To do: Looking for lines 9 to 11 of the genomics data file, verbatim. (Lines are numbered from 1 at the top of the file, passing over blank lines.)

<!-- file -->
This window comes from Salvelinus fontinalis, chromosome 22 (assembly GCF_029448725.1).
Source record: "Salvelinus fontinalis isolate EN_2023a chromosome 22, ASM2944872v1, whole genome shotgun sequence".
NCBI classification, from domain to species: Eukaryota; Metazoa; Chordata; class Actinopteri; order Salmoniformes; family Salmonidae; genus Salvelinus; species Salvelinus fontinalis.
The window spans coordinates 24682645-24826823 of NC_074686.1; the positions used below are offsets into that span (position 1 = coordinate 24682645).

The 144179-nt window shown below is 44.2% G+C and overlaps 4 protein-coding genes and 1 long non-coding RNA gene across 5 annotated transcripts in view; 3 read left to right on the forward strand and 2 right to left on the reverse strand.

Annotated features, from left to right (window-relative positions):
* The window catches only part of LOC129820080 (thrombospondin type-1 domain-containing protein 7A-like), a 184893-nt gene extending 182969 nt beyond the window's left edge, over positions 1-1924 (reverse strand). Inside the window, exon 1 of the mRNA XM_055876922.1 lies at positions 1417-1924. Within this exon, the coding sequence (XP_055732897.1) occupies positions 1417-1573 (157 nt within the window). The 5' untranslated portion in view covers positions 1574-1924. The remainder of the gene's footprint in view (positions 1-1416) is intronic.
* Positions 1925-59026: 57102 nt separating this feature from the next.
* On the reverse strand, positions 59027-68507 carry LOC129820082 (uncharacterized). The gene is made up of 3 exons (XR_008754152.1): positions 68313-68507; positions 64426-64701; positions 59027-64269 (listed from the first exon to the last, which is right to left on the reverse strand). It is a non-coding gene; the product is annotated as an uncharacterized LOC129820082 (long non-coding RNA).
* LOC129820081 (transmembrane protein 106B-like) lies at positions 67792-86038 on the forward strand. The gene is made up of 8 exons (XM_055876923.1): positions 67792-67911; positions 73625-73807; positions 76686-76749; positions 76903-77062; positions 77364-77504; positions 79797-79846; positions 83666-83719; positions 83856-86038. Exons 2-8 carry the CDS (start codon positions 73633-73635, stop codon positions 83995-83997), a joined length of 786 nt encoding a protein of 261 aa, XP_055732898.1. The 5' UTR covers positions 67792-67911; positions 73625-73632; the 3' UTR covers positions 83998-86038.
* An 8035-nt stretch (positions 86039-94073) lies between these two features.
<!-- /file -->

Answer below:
* On the reverse strand, positions 59027-68507 carry LOC129820082 (uncharacterized). The gene is made up of 3 exons (XR_008754152.1): positions 68313-68507; positions 64426-64701; positions 59027-64269 (listed from the first exon to the last, which is right to left on the reverse strand). It is a non-coding gene; the product is annotated as an uncharacterized LOC129820082 (long non-coding RNA).
* LOC129820081 (transmembrane protein 106B-like) lies at positions 67792-86038 on the forward strand. The gene is made up of 8 exons (XM_055876923.1): positions 67792-67911; positions 73625-73807; positions 76686-76749; positions 76903-77062; positions 77364-77504; positions 79797-79846; positions 83666-83719; positions 83856-86038. Exons 2-8 carry the CDS (start codon positions 73633-73635, stop codon positions 83995-83997), a joined length of 786 nt encoding a protein of 261 aa, XP_055732898.1. The 5' UTR covers positions 67792-67911; positions 73625-73632; the 3' UTR covers positions 83998-86038.
* An 8035-nt stretch (positions 86039-94073) lies between these two features.